Exclusive: Ex-Ocean Gate police chief broke department rules

By Andrew Ford and Kathleen Hopkins 

Published by the Asbury Park Press Feb. 2, 2017

OCEAN GATE – Before he retired, the former police chief was slapped with a 90-day suspension for “unfavorable conduct” related to his response to a car crash in which one of his officers struck a fire hydrant after attending a party at the chief’s house, according to interviews and documents obtained by the Asbury Park Press.

An internal affairs investigation by the Ocean County Prosecutor’s Office targeted Police Chief Reece J. Fisher, who retired Dec. 1 after 29 years on the force. The prosecutor’s office and Fisher reached a settlement concluding he violated the internal rules and regulations of the borough police department, according to the documents, which include a settlement agreement with Fisher, a borough resolution and a memo regarding the chief’s employment status. The documents did not detail the rules that were violated, or what was, or was not done, by the chief at the accident scene.

The crash caused at least $6,000 in damage to a fire hydrant, an expense borne by the borough of Pine Beach, according to Pine Beach Mayor Lawrence Cuneo, who said he had no details of the accident or the chief’s role in its aftermath.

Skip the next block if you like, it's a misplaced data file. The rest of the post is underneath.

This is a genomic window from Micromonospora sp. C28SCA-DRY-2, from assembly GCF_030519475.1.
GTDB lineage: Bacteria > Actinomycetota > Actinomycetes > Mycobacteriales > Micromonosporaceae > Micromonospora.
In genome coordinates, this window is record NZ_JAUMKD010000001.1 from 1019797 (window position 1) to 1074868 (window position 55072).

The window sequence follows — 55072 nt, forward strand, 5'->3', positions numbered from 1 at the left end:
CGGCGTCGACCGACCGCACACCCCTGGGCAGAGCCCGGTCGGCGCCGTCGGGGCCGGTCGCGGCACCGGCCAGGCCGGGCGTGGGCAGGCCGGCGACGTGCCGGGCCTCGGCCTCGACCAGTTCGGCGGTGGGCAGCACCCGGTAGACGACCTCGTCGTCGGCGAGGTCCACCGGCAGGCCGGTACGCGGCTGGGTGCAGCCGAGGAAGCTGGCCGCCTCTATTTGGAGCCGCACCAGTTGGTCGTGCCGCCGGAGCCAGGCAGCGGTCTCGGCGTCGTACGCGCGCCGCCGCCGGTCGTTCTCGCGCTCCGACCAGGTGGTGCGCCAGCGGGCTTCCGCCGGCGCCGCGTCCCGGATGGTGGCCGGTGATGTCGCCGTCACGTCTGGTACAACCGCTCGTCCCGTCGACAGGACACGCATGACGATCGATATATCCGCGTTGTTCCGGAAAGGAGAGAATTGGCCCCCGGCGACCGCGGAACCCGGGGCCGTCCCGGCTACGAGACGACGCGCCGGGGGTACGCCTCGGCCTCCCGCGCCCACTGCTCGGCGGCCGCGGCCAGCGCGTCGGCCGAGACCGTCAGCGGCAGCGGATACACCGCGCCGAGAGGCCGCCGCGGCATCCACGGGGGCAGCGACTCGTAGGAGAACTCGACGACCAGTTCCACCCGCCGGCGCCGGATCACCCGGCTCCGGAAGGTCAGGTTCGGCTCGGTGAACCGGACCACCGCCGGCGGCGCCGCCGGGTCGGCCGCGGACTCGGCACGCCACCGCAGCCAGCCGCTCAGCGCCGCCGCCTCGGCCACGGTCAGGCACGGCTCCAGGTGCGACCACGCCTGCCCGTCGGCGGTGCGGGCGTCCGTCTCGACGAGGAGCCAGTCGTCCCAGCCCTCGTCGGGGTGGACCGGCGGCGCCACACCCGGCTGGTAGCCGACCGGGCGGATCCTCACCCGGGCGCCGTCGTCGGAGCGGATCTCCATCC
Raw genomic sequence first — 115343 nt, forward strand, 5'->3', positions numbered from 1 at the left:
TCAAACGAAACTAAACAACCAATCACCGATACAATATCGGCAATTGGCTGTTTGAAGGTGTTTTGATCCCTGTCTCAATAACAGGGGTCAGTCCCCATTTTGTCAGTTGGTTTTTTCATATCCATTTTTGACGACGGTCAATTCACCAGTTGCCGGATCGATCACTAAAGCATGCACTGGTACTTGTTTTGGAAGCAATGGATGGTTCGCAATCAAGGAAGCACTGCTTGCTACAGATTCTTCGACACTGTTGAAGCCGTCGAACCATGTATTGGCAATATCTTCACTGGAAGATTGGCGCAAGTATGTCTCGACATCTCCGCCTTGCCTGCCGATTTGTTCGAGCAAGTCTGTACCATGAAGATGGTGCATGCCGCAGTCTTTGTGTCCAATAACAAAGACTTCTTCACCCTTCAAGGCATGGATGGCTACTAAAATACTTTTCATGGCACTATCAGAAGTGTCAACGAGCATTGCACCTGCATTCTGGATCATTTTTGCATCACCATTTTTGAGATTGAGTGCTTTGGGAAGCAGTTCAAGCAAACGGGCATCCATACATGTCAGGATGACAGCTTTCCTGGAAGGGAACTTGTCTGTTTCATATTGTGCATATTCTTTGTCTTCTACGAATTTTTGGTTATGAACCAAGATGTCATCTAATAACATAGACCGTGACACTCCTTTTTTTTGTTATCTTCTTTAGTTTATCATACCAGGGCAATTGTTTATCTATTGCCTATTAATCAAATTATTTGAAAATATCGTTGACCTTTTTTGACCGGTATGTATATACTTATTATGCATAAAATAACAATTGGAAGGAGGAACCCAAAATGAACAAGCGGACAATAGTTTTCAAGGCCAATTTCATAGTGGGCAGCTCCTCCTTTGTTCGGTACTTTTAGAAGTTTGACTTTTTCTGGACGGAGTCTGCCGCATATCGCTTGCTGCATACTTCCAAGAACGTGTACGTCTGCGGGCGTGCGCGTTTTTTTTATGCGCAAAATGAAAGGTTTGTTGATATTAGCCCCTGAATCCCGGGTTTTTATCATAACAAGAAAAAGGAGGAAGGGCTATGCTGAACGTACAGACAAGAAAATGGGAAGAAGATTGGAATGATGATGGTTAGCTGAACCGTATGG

Richard Gabriel, then a part-time, class II, special police officer in Ocean Gate, struck the hydrant at Prospect Avenue and Motor Road, according to the accident report. There was no alcohol or drug test given to Gabriel, and no charges filed, according to the report. The accident report also did not note any summonses issued.

It said there was heavy damage to the passenger-side front bumper of Gabriel’s car and damage below the passenger-side door. No injuries were reported, according to the accident report.

Gabriel worked for the Ocean Gate police force for a year, until Dec. 31, and was not reappointed, according to records obtained from Ocean Gate.

The chief paid off his 90-day suspension by forfeiting unused sick days before leaving his $150,000-a-year job.

The debacle began at 12:24 a.m. on May 15, six days after Fisher’s 50th birthday, when the chief responded to the single-car crash about five blocks from his Pine Beach home after hosting a party there. Fisher served as chief of both the Ocean Gate and Pine Beach police departments under a shared-services agreement.

Gabriel, then 24, had earlier been at the party at Fisher’s home, according to the documents.

Scott Ritchie, 57, who lives in the home closest to the fire hydrant, recalled the crash in an interview with the Press. He couldn’t remember the exact date but recalled hearing a screech and a bang that rattled his house about midnight.

Ritchie said he went outside in gym shorts and a t-shirt to find a car hit the fire hydrant. The driver of that car was speaking to a man in a Jeep. Ritchie said it appeared they knew each other. Ritchie said the driver of the car that crashed told him he had called the police. Ritchie said the driver had a belligerent attitude.

“I came out and he gave me, kind of like, ‘what are you looking at? Don’t worry about it,’” Ritchie said.